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Correctional Officer Schools and Colleges in the U.S.

A degree in criminal justice or a closely-related field can prepare students for a career as a corrections officer. These programs offer coursework across all area of criminal justice.

Correctional officers oversee prisoners at local, state and federal institutions. The level of education required varies according to the employer and position desired, and programs for correctional officers are offered at undergraduate and graduate levels.

10 Correctional Officer Schools

College/University Location Institution Type Degree Types In-State Tuition (2015-2016)*
Miami Dade College Miami, FL 4-year, primarily associate's, Public Associate's, Certificate $2,834
College of Southern Nevada Las Vegas, NV 4-year, primarily associate's, Public Associate's, Certificate $2,805
University of Washington-Tahoma Tahoma, WA 4-year, Public Bachelor's $11,905
Iowa State University Ames, IA 4-year, Public Bachelor's $7,736
Texas State University-San Marcos San Marcos, TX 4-year, Public Bachelor's, Master's, Doctor $9,348, undergraduate;
$6,024, graduate
University of Pittsburgh-Greensburg Campus Greensburg, PA 4-year, Public Bachelor's $13,382
St. Petersburg College Clearwater, FL 4-year, primarily associate's, Public Associate's, Bachelor's $3,352
Florida State College at Jacksonville Jacksonville, FL 4-year, primarily associate's, Public Associate's, Bachelor's, Certificate $2,830
Northeastern University Boston, MA 4-year, Private not-for-profit Bachelor's, Master's, Doctor $45,530, undergraduate;
$21,801, graduate
New Mexico State University Las Cruces, NM 4-year, Public Associate's, Bachelor's, Master's $6,094, undergraduate;
$4,088, graduate

Source: *NCES College Navigator

School Selection Criteria

Criminal justice officers enforce rules, inspect facilities and aid in rehabilitation. Prospective students should know that the level of education required can vary by employing agency, and addition training is usually required upon hiring.

  • Length is a consideration when choosing a program. Certificate and associate's degree programs can generally be completed in two years or less, while bachelor's degree programs typically last four years, followed by an additional 1-2 years for a master's degree.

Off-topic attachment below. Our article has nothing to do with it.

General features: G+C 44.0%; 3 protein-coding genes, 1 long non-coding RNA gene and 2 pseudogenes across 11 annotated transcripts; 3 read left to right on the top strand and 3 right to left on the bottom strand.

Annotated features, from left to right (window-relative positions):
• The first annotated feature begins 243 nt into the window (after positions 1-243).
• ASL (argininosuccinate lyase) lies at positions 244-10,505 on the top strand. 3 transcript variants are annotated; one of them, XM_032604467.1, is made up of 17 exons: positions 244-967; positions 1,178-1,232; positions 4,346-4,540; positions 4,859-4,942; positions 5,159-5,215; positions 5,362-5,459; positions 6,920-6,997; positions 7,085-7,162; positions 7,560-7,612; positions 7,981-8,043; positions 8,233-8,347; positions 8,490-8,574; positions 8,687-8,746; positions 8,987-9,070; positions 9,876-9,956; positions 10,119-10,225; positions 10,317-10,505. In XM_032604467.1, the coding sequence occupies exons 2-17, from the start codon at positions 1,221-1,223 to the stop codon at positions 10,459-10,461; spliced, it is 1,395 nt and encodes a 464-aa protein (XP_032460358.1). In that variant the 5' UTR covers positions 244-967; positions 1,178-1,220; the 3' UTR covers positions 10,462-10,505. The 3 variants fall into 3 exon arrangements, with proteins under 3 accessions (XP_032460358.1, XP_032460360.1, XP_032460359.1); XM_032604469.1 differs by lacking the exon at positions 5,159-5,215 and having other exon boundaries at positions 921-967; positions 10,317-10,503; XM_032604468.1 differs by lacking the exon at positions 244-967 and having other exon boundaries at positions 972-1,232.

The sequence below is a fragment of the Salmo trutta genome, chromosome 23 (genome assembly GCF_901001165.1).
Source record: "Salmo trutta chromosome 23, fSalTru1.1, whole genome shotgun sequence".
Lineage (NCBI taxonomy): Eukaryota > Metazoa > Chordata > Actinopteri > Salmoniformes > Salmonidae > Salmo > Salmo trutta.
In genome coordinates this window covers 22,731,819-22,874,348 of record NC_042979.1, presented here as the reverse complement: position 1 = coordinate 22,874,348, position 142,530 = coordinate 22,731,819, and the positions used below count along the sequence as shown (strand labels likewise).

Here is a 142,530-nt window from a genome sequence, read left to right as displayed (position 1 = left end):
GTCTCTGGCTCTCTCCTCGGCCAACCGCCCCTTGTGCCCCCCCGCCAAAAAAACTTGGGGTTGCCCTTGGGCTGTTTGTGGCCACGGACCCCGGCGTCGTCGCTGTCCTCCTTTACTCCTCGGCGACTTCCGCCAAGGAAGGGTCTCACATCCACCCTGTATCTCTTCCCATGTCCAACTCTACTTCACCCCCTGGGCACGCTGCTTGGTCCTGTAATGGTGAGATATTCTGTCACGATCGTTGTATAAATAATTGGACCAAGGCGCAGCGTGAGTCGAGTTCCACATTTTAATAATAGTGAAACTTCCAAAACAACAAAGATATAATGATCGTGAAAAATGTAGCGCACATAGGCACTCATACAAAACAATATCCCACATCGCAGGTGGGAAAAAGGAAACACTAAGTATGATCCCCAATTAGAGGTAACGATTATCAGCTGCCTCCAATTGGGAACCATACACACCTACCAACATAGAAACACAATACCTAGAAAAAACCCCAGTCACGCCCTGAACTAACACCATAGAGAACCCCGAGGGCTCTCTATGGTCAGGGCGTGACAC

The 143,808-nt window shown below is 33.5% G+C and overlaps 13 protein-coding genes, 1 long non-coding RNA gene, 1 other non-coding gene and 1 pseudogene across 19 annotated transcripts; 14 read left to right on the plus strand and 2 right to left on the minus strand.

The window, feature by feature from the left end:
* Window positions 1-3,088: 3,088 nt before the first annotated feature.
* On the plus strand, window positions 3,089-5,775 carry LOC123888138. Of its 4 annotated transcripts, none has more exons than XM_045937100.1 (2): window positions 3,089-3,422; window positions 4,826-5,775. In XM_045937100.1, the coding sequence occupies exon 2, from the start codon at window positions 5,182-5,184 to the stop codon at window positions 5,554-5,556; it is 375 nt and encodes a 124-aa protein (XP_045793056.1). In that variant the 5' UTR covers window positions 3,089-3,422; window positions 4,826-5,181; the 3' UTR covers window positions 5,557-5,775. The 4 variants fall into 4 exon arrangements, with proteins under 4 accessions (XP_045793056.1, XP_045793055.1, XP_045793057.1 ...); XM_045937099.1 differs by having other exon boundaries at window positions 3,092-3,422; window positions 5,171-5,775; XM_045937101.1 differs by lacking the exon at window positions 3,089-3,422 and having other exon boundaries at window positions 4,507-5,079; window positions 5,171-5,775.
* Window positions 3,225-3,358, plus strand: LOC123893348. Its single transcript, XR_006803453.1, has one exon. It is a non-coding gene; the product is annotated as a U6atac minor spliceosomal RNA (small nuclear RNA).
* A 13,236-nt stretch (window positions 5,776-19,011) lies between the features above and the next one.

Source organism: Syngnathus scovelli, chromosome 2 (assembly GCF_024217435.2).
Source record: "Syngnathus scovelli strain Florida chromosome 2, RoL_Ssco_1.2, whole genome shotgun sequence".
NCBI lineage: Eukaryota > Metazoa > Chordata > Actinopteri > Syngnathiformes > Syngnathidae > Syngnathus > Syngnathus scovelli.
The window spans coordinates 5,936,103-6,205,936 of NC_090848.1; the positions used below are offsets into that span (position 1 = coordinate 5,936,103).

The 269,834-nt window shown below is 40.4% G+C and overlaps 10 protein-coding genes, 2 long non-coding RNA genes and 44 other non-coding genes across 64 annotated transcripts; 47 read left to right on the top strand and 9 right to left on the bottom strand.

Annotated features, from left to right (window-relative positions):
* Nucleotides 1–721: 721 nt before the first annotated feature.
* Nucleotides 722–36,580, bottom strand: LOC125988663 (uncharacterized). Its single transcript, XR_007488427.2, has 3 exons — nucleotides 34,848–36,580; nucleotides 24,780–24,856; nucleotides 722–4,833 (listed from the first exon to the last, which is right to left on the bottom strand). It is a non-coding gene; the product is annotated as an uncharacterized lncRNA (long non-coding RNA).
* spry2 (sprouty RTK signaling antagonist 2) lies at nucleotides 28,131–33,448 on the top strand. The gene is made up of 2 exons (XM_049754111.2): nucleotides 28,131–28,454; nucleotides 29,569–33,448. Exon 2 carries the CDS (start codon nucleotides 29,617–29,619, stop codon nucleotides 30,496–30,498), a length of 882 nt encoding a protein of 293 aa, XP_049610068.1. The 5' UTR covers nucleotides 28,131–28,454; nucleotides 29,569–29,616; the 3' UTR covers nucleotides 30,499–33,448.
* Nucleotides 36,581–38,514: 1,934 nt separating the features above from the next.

• Students should take into account their career goals. Those seeking entry-level employment in corrections might find that a certificate or associate's degree program meets their needs, while students looking for corrections officer management or administration positions may opt for a more advanced degree.
  • Aspiring corrections officers also might select a school or college based on the specializations it offers. Bachelor's and master's degree programs in criminal justice - the common major for prospective corrections officers - often allow students to choose from areas of concentration, such as juvenile corrections or corrections management.

Program Overviews

Criminal justice and related degree programs include coursework in criminology, law and ethics, criminal law and historical perspectives on crime. Other courses may focus on more specific aspects of criminal justice, such as corrections, juvenile justice or policing. Some programs incorporate experience into the curriculum in the form of co-ops or internship requirements.

When deciding which school is the best fit, students must consider career goals and which degree level fits those goals. Regardless, there are a number of different programs across the country that can provide the necessary skills and education for almost any corrections-related career.

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